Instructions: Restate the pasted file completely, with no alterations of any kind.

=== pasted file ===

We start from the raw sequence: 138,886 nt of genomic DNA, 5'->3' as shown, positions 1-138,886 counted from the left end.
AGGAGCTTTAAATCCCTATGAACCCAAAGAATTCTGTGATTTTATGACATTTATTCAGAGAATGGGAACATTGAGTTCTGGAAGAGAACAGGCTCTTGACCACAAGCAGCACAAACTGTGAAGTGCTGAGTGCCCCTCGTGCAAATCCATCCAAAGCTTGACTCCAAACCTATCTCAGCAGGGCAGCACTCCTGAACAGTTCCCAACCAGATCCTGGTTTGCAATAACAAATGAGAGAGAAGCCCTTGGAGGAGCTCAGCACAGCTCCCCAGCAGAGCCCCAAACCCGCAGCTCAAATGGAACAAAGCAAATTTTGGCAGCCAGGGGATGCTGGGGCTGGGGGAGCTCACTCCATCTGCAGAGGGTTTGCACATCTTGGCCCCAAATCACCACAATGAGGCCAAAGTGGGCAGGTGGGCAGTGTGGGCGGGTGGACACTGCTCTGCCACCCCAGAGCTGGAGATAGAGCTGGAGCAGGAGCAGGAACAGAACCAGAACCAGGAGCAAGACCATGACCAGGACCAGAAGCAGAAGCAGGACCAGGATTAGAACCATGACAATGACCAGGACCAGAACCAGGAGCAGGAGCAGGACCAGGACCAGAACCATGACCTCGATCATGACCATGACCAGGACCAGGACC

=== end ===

We start from the raw sequence: 138,886 nt of genomic DNA, 5'->3' as shown, positions 1-138,886 counted from the left end.
AGGAGCTTTAAATCCCTATGAACCCAAAGAATTCTGTGATTTTATGACATTTATTCAGAGAATGGGAACATTGAGTTCTGGAAGAGAACAGGCTCTTGACCACAAGCAGCACAAACTGTGAAGTGCTGAGTGCCCCTCGTGCAAATCCATCCAAAGCTTGACTCCAAACCTATCTCAGCAGGGCAGCACTCCTGAACAGTTCCCAACCAGATCCTGGTTTGCAATAACAAATGAGAGAGAAGCCCTTGGAGGAGCTCAGCACAGCTCCCCAGCAGAGCCCCAAACCCGCAGCTCAAATGGAACAAAGCAAATTTTGGCAGCCAGGGGATGCTGGGGCTGGGGGAGCTCACTCCATCTGCAGAGGGTTTGCACATCTTGGCCCCAAATCACCACAATGAGGCCAAAGTGGGCAGGTGGGCAGTGTGGGCGGGTGGACACTGCTCTGCCACCCCAGAGCTGGAGATAGAGCTGGAGCAGGAGCAGGAACAGAACCAGAACCAGGAGCAAGACCATGACCAGGACCAGAAGCAGAAGCAGGACCAGGATTAGAACCATGACAATGACCAGGACCAGAACCAGGAGCAGGAGCAGGACCAGGACCAGAACCATGACCTCGATCATGACCATGACCAGGACCAGGACC